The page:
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The Essay is Wildly Capacious

An Interview with Lia Purpura
Lia Purpura

The deadline for our second annual Creative Nonfiction Contest is fast approaching! We've already received many excellent submissions--get yours in by August 31!

To inspire you, here's an interview with this year’s contest judge, Lia Purpura. Purpura is the author of seven collections of essays, poems and translations, most recently, Rough Likeness (essays). Her awards include a 2012 Guggenheim Foundation Fellowship, Finalist for the National Book Critics Circle Award, NEA and Fulbright Fellowships, three Pushcart prizes, work in Best American Essays 2011, the AWP Award in Nonfiction, the Beatrice Hawley Award, and Ohio State University Press awards in poetry. Recent work appears in Agni, Field, The Georgia Review, Orion, The New Republic, The New Yorker, The Paris Review, and elsewhere. She is Writer in Residence at The University of Maryland, Baltimore County, and teaches at the Rainier Writing Workshop.

Prairie Schooner Senior Nonfiction Reader Sarah Fawn Montgomery interviews Purpura about different kinds of essays, the power of objects, and her favorite essayists.


Nonfiction is a genre with quite a bit of flexibility in terms of the forms it assumes, the directions it takes, and the subjects it pursues. How does this flexibility speak to the nature of the genre? To the nature of writers that engage with the genre?

I’m trying in each essay to be what I know of as “myself” on the page, to think and feel openly and in an interesting form. I hope to get closer and closer to things that initially feel wordless, or even impossible to say. Another essayist might be more intent on narrating a story or event. Still another might want to focus intently on a formal element. Some essayists bend toward the investigative, others towards the personally meditative. The essay is wildly capacious and inviting and open to invention—perhaps because it’s grounded in, a priori, a human’s singular experience of the world. That’s the promise the form makes, and it’s an intimate, exciting one.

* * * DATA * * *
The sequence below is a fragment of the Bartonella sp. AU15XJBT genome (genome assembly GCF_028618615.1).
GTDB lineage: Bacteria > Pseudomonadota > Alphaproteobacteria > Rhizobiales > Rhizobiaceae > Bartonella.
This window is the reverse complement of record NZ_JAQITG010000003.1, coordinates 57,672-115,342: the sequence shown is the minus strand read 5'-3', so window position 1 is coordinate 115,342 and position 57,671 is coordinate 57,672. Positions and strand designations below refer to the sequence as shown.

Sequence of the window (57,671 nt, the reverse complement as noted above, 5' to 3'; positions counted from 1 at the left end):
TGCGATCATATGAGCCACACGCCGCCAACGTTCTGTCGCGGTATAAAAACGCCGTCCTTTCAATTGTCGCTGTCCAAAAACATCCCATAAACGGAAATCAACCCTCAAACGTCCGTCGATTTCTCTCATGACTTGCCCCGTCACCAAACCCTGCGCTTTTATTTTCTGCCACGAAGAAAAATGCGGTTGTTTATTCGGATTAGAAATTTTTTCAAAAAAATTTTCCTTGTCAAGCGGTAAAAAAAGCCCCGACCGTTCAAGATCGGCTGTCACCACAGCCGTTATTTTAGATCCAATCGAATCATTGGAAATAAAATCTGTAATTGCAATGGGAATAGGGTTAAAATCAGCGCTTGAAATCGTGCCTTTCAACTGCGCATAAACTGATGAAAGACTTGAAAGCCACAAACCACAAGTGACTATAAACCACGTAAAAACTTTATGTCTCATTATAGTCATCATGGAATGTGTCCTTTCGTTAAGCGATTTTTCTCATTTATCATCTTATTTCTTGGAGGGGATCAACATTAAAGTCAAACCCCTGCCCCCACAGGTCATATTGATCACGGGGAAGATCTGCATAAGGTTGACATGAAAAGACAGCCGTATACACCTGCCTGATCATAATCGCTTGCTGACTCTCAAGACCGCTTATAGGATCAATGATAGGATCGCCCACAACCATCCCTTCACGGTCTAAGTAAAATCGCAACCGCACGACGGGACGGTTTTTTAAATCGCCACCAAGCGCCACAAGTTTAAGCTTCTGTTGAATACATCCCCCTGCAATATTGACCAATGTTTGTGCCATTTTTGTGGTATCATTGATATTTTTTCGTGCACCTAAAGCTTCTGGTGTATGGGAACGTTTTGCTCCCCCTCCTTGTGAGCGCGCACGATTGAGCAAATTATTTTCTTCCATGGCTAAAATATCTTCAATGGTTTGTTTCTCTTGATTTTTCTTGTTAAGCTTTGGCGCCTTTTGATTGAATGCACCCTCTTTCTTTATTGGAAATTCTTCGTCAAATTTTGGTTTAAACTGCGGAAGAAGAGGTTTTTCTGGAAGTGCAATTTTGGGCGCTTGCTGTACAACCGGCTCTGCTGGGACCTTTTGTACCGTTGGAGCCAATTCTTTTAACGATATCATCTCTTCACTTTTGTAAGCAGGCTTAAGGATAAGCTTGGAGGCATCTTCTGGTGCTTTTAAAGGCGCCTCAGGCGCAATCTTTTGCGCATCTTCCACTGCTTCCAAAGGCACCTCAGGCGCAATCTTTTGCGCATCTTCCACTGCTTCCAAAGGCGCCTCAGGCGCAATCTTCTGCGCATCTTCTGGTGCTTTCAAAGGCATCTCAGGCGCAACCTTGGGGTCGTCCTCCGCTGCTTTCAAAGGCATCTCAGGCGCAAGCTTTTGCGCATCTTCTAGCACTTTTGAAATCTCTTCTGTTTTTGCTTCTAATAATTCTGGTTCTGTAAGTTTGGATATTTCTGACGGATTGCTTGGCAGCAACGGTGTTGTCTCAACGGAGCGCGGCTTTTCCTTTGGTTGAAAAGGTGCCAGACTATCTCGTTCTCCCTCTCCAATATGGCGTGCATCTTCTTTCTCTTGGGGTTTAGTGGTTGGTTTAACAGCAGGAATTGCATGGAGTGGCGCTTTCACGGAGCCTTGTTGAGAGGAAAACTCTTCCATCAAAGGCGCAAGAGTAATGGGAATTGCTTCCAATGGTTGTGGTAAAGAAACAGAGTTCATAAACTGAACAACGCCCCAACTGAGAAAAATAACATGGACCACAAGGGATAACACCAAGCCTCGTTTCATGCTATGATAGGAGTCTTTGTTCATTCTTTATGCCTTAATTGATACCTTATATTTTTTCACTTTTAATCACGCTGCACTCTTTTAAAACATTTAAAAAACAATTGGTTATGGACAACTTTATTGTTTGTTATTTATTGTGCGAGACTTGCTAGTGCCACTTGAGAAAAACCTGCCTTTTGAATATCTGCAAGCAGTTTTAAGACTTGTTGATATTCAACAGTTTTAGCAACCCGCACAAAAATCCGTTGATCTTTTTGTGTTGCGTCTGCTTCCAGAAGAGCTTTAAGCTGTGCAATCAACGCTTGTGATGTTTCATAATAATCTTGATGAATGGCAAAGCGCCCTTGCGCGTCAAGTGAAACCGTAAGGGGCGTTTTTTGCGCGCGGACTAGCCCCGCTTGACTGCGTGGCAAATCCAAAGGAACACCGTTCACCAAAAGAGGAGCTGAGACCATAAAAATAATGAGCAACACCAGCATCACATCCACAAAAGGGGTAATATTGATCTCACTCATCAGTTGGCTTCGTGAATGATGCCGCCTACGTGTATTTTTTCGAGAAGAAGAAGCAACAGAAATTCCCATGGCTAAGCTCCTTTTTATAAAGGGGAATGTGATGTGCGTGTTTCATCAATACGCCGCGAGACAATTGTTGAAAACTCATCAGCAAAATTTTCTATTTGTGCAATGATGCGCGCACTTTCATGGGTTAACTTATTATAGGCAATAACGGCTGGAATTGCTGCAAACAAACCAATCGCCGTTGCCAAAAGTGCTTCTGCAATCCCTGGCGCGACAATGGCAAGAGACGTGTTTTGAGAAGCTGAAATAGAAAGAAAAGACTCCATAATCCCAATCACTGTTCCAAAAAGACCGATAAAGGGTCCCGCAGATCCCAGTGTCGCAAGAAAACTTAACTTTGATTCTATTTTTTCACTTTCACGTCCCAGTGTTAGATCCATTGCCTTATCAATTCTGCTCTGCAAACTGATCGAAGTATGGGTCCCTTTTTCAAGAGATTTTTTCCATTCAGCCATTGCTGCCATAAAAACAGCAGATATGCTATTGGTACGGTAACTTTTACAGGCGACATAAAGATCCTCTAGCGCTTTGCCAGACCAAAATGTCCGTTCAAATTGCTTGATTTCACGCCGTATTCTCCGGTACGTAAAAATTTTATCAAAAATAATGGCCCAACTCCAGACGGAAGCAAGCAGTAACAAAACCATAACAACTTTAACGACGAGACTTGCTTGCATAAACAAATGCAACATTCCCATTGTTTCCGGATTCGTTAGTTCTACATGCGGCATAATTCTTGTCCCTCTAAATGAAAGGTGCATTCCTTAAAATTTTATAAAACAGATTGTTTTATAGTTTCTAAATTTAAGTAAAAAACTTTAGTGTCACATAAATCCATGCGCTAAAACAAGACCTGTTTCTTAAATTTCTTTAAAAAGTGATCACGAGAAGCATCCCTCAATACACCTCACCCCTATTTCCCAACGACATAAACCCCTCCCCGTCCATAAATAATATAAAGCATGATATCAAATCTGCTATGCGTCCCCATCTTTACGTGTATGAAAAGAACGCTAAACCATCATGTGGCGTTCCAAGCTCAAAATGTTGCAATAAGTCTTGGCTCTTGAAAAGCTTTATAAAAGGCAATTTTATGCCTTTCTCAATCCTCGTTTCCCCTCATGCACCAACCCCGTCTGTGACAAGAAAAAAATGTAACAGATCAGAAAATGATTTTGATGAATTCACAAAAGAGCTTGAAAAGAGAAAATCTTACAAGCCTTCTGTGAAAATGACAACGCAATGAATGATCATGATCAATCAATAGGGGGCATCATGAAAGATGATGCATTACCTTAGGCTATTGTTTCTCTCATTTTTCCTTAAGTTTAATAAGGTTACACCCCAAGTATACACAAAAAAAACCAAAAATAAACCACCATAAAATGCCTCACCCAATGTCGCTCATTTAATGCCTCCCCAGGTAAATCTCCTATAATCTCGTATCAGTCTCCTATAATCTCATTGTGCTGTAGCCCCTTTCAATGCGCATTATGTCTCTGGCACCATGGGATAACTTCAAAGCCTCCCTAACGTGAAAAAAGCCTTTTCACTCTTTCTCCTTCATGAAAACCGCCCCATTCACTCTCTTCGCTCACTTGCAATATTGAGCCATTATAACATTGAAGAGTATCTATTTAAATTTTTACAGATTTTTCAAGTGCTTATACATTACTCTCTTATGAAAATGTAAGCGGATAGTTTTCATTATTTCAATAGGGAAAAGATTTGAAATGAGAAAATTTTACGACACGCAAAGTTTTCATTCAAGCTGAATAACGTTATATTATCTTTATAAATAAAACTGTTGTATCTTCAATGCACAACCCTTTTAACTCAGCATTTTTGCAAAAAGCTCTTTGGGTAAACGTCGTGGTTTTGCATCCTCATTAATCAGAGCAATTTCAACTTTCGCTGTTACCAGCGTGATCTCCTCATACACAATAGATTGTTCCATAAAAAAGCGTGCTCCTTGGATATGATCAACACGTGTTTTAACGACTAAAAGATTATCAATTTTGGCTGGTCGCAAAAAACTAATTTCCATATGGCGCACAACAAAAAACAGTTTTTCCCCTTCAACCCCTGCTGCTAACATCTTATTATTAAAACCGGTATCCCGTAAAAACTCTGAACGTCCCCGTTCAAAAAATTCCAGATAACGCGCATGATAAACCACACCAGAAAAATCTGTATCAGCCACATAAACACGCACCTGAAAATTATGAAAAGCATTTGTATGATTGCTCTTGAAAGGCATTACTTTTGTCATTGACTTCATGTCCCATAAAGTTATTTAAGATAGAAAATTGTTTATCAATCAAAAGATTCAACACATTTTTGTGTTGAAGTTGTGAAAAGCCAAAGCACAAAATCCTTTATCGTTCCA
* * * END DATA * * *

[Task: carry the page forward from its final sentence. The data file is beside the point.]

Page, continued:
What is the experience of reading and writing nonfiction like for you? Why were you drawn to the genre?

For me, the essay is a space where I can develop a sense of being present—very much the way one does when writing a letter to a good friend. In an essay, “thought” (or “idea”) gets to be both a spontaneous gesture and an act of conscious shaping—without the shaping, all would be a self-indulgent draft or rant or report. (For me, E.M. Forster’s “how do I know what I think until I see what I say” is a guiding principle.) I’m particularly drawn to things that retain some of the marks of their maker (pots, clothing, food—objects, yes, but of course I’m extending this to essays) and that hold within them smudges, fingerprints, breath. The messy, the rough . . .that’s what feels most achingly human and is most compelling to me.

Last year’s contest judge, Steven Church, listed you as one of his nonfiction all-stars. Who are some of your all-star nonfiction writers and why? What about their work inspires or challenges you as a reader or writer?

Thanks, Steve! How about Witold Gombrowicz, a Polish writer—who is ruthlessly honest with and about himself and his era; Rebecca Solnit; Maggie Nelson; Phillip Lopate—powerful thinkers who write with great lucidity and curiosity; and of course Nabokov! Woolf!

What projects are you currently working on?

I’m currently working on new essays and I just finished a manuscript of poems, which shortly I’ll be bundling up and sending out into the world to make their way.

What kinds of submissions might catch your attention? Do you have any advice for writers submitting to this year’s contest?

I’m always thrilled when I have the sense that a writer is working out at the edges of his/her fingertips, and by the active working through of an idea, or stance, by the energetic search for fresh language for complex experiences. To read a writer who has been challenged, who has set him/herself a challenge (moral, philosophical, investigative, anything, really!) and has refused stale language, cliches, received forms—that’s exciting.


Read some of Sarah Fawn Montgomery's recent writing.